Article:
TAMPA — The Yankees several times used the word “mild” to describe marquee pitching acquisition Carlos Rodon’s new elbow issue. That may be the case, but I’ll say this: Their overall pitching problem is anything but mild.
In fact, it’s quite concerning.
General manager Brian Cashman read of litany of pitching injuries Thursday morning, and Aaron Boone revealed after the game that center fielder Harrison Bader has a side issue and is going for testing, which seemed like the topper on one unhappy day. It’s to the point where both Domingo German and Clarke Schmidt (or someone below them on the depth chart) will begin the year in the rotation. And that presumes Nestor Cortes, who skipped the WBC due to a hamstring issue and hasn’t pitched yet, is OK.
The news wasn’t much better out of the bullpen, where Lou Trivino was diagnosed with an elbow sprain and is also shut down, joining Tommy Kahnle, who has been sidelined with biceps tendinitis. And they will need their best out of the bullpen with at least two of their top five starters out to start the season.
Assuming one doesn’t count Frankie Montas, who may be out for the year, of course Rodon is the headline and biggest issue of many at the moment simply because of who he is. There are others here whose injuries may not be quite as “mild,” but Rodon — who was described as having a muscle sprain on the outside of the elbow (the UCL is intact, according to an MRI taken) — is an uber-talent upon whom $162 million over six years was bestowed by the Yankees.
The immediate concern isn’t grave, but there is a worrisome history here. He’s a brilliant left-hander who has occasionally proved brittle, to the point the White Sox non-tendered him before the 2021 season. The very next season in San Francisco he fulfilled original projections — he was the No. 3 overall pick out of North Carolina State in the 2014 draft — as one of the best in the game. He pumped out 100 mph fastballs and biting sliders like nothing, leading to the signing with the Yankees.
Rodon joins multiple other staff members on the injured list, and if he’s feeling less than 100 percent physically, he feels even worse about the situation. He apologized to the writers, which jibes with what we’ve heard about him (one White Sox person said he led the league in apologies many years), then expressed his upset as his impromptu press conference ended.
“I wish I didn’t feel like crap,” Rodon said on his way back to the clubhouse.
Rodon may actually be feeling worse emotionally knowing what a big and important piece he is. His own situation truly doesn’t appear to be approaching dire — at least not yet. In fact, Rodon said he tossed a ball Wednesday (though his full bullpen session was canceled) and could push it and pitch if they were in a pennant race. Since this is March, he is being shut down seven to 10 days and hope is retained that he can be activated sometime in April.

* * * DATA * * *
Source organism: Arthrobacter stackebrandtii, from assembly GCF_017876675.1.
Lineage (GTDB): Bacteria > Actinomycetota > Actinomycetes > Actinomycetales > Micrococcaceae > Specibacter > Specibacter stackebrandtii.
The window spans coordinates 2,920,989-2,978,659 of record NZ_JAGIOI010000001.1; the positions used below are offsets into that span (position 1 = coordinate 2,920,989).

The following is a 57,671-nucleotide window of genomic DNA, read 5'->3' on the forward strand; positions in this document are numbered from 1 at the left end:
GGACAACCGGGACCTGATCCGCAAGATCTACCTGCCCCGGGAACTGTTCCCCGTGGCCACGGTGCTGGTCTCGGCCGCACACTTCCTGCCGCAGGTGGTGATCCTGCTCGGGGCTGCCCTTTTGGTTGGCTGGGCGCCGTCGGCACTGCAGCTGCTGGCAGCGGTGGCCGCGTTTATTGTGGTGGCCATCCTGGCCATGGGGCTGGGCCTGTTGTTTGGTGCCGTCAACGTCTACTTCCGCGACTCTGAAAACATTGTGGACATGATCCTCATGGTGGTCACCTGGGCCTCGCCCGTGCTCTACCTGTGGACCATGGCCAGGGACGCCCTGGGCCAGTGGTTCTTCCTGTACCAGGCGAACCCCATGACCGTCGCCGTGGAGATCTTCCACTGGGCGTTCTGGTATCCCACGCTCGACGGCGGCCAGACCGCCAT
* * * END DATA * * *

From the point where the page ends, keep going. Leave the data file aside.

Cashman was characteristically calm while speaking to the media. But this was not a happy day in Yankeeland.
“It’s clearly not a good situation when you’re down a starter that you were counting on,” the GM said.
The Yankees are actually in the middle of quite a bad run of recently acquired pitching stars feeling pain. Montas told beat writers only the day before that he “wasn’t 100 percent” when the Yankees acquired him at the trade deadline last summer, something that’s become evident now but wasn’t apparent to the Yankees then. Cashman said they did a “deep dive” into the medicals, and everything checked out, including Montas’ shoulder.
“Everything came out aces,” Cashman recalled.
Well, at this point they are down two potential aces.
The Yankees still look superb at the top of the rotation, with Gerrit Cole appearing almost as sharp this spring as he did last October, followed by the 100 mph-throwing Luis Severino plus Cortes, assuming he’ll get out there soon. But after that, it’s a mess, especially among the recently acquired.
Kahnle, who was signed back this winter, hasn’t been able to pitch and is without a timetable. It’s been quite a run of back luck. But Cashman said he denied feeling “snakebit” by these recent pitching pickups.
“I feel it’s part of doing business when you’re dealing with pitchers,” Cashman said.
The other issue is that much of their pitching depth was sent away in trades for Montas and reliever Scott Effross, who is presumably out for the year with Tommy John surgery. Smallish starter J.P. Sears, sent in the Montas deal, actually put together two starts better than anything Montas produced last year before going out.
And of course, teams aren’t exactly offering to trade pitching. Ex-Met Chris Flexen is a rare pitcher said to be on the trade market, but there are probably 20 teams in need of starters.
“There’s nothing hot and heavy that will solve the problem,” Cashman said.
And of course the way their pitching fortune is going, who’s to say whether they would find the healthy guy out there, anyway.